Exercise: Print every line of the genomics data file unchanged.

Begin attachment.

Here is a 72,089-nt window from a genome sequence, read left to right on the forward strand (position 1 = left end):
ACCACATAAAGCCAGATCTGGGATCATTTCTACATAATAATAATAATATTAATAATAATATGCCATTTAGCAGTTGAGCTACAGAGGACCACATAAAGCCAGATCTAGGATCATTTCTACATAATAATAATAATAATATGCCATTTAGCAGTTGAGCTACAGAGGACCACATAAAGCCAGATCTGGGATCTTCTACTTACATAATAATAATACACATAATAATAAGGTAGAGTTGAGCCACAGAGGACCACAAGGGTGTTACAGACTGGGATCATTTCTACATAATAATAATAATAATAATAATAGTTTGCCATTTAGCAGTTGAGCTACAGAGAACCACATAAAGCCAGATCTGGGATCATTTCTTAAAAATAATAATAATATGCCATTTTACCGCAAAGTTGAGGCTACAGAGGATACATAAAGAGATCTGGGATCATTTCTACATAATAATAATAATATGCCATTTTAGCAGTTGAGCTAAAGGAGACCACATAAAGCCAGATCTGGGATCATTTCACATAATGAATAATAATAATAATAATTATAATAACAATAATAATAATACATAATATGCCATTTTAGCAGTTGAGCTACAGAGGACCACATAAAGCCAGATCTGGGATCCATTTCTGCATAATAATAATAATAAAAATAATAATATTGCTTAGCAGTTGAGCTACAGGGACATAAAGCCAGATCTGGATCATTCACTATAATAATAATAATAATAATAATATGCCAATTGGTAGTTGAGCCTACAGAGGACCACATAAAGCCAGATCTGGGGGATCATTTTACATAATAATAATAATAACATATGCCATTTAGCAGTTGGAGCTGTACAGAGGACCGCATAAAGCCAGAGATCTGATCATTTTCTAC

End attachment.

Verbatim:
Here is a 72,089-nt window from a genome sequence, read left to right on the forward strand (position 1 = left end):
ACCACATAAAGCCAGATCTGGGATCATTTCTACATAATAATAATAATATTAATAATAATATGCCATTTAGCAGTTGAGCTACAGAGGACCACATAAAGCCAGATCTAGGATCATTTCTACATAATAATAATAATAATATGCCATTTAGCAGTTGAGCTACAGAGGACCACATAAAGCCAGATCTGGGATCTTCTACTTACATAATAATAATACACATAATAATAAGGTAGAGTTGAGCCACAGAGGACCACAAGGGTGTTACAGACTGGGATCATTTCTACATAATAATAATAATAATAATAATAGTTTGCCATTTAGCAGTTGAGCTACAGAGAACCACATAAAGCCAGATCTGGGATCATTTCTTAAAAATAATAATAATATGCCATTTTACCGCAAAGTTGAGGCTACAGAGGATACATAAAGAGATCTGGGATCATTTCTACATAATAATAATAATATGCCATTTTAGCAGTTGAGCTAAAGGAGACCACATAAAGCCAGATCTGGGATCATTTCACATAATGAATAATAATAATAATAATTATAATAACAATAATAATAATACATAATATGCCATTTTAGCAGTTGAGCTACAGAGGACCACATAAAGCCAGATCTGGGATCCATTTCTGCATAATAATAATAATAAAAATAATAATATTGCTTAGCAGTTGAGCTACAGGGACATAAAGCCAGATCTGGATCATTCACTATAATAATAATAATAATAATAATATGCCAATTGGTAGTTGAGCCTACAGAGGACCACATAAAGCCAGATCTGGGGGATCATTTTACATAATAATAATAATAACATATGCCATTTAGCAGTTGGAGCTGTACAGAGGACCGCATAAAGCCAGAGATCTGATCATTTTCTAC